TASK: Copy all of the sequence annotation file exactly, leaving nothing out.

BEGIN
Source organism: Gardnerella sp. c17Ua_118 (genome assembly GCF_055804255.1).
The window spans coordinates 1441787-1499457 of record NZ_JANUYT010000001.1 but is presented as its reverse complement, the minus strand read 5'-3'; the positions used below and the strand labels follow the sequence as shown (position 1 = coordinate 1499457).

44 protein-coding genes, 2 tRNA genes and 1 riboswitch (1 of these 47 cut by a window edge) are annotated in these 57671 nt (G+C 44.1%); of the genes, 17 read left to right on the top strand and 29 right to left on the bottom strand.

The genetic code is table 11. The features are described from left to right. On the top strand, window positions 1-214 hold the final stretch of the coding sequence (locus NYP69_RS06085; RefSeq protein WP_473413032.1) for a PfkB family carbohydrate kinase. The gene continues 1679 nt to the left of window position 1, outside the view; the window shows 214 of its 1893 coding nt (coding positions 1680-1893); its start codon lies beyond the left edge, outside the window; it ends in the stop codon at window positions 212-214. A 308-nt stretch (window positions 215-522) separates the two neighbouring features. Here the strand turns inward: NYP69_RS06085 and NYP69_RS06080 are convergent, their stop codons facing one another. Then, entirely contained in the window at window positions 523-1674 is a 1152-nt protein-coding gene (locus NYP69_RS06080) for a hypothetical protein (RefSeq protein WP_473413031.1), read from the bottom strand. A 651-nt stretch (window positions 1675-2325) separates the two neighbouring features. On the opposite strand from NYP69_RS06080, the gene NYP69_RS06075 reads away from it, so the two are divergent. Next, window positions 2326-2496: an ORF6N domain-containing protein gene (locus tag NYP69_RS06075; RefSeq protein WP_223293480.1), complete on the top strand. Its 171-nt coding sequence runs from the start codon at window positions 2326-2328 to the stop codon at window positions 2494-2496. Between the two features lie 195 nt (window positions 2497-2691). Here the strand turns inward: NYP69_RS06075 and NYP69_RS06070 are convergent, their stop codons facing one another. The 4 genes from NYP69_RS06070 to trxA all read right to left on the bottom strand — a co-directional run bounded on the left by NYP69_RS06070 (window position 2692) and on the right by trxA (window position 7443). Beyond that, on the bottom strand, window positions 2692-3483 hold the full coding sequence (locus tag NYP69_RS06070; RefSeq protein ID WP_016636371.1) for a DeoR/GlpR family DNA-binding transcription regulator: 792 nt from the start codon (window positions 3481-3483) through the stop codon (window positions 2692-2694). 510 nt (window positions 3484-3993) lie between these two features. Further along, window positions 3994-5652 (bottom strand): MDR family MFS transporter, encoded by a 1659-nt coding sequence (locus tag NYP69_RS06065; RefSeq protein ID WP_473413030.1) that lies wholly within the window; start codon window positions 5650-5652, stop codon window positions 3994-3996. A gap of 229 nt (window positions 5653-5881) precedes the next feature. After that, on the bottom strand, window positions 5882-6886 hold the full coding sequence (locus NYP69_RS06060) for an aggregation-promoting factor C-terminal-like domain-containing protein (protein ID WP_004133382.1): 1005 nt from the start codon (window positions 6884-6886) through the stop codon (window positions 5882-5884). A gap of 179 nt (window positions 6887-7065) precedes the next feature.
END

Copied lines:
Source organism: Gardnerella sp. c17Ua_118 (genome assembly GCF_055804255.1).
The window spans coordinates 1441787-1499457 of record NZ_JANUYT010000001.1 but is presented as its reverse complement, the minus strand read 5'-3'; the positions used below and the strand labels follow the sequence as shown (position 1 = coordinate 1499457).

44 protein-coding genes, 2 tRNA genes and 1 riboswitch (1 of these 47 cut by a window edge) are annotated in these 57671 nt (G+C 44.1%); of the genes, 17 read left to right on the top strand and 29 right to left on the bottom strand.

The genetic code is table 11. The features are described from left to right. On the top strand, window positions 1-214 hold the final stretch of the coding sequence (locus NYP69_RS06085; RefSeq protein WP_473413032.1) for a PfkB family carbohydrate kinase. The gene continues 1679 nt to the left of window position 1, outside the view; the window shows 214 of its 1893 coding nt (coding positions 1680-1893); its start codon lies beyond the left edge, outside the window; it ends in the stop codon at window positions 212-214. A 308-nt stretch (window positions 215-522) separates the two neighbouring features. Here the strand turns inward: NYP69_RS06085 and NYP69_RS06080 are convergent, their stop codons facing one another. Then, entirely contained in the window at window positions 523-1674 is a 1152-nt protein-coding gene (locus NYP69_RS06080) for a hypothetical protein (RefSeq protein WP_473413031.1), read from the bottom strand. A 651-nt stretch (window positions 1675-2325) separates the two neighbouring features. On the opposite strand from NYP69_RS06080, the gene NYP69_RS06075 reads away from it, so the two are divergent. Next, window positions 2326-2496: an ORF6N domain-containing protein gene (locus tag NYP69_RS06075; RefSeq protein WP_223293480.1), complete on the top strand. Its 171-nt coding sequence runs from the start codon at window positions 2326-2328 to the stop codon at window positions 2494-2496. Between the two features lie 195 nt (window positions 2497-2691). Here the strand turns inward: NYP69_RS06075 and NYP69_RS06070 are convergent, their stop codons facing one another. The 4 genes from NYP69_RS06070 to trxA all read right to left on the bottom strand — a co-directional run bounded on the left by NYP69_RS06070 (window position 2692) and on the right by trxA (window position 7443). Beyond that, on the bottom strand, window positions 2692-3483 hold the full coding sequence (locus tag NYP69_RS06070; RefSeq protein ID WP_016636371.1) for a DeoR/GlpR family DNA-binding transcription regulator: 792 nt from the start codon (window positions 3481-3483) through the stop codon (window positions 2692-2694). 510 nt (window positions 3484-3993) lie between these two features. Further along, window positions 3994-5652 (bottom strand): MDR family MFS transporter, encoded by a 1659-nt coding sequence (locus tag NYP69_RS06065; RefSeq protein ID WP_473413030.1) that lies wholly within the window; start codon window positions 5650-5652, stop codon window positions 3994-3996. A gap of 229 nt (window positions 5653-5881) precedes the next feature. After that, on the bottom strand, window positions 5882-6886 hold the full coding sequence (locus NYP69_RS06060) for an aggregation-promoting factor C-terminal-like domain-containing protein (protein ID WP_004133382.1): 1005 nt from the start codon (window positions 6884-6886) through the stop codon (window positions 5882-5884). A gap of 179 nt (window positions 6887-7065) precedes the next feature.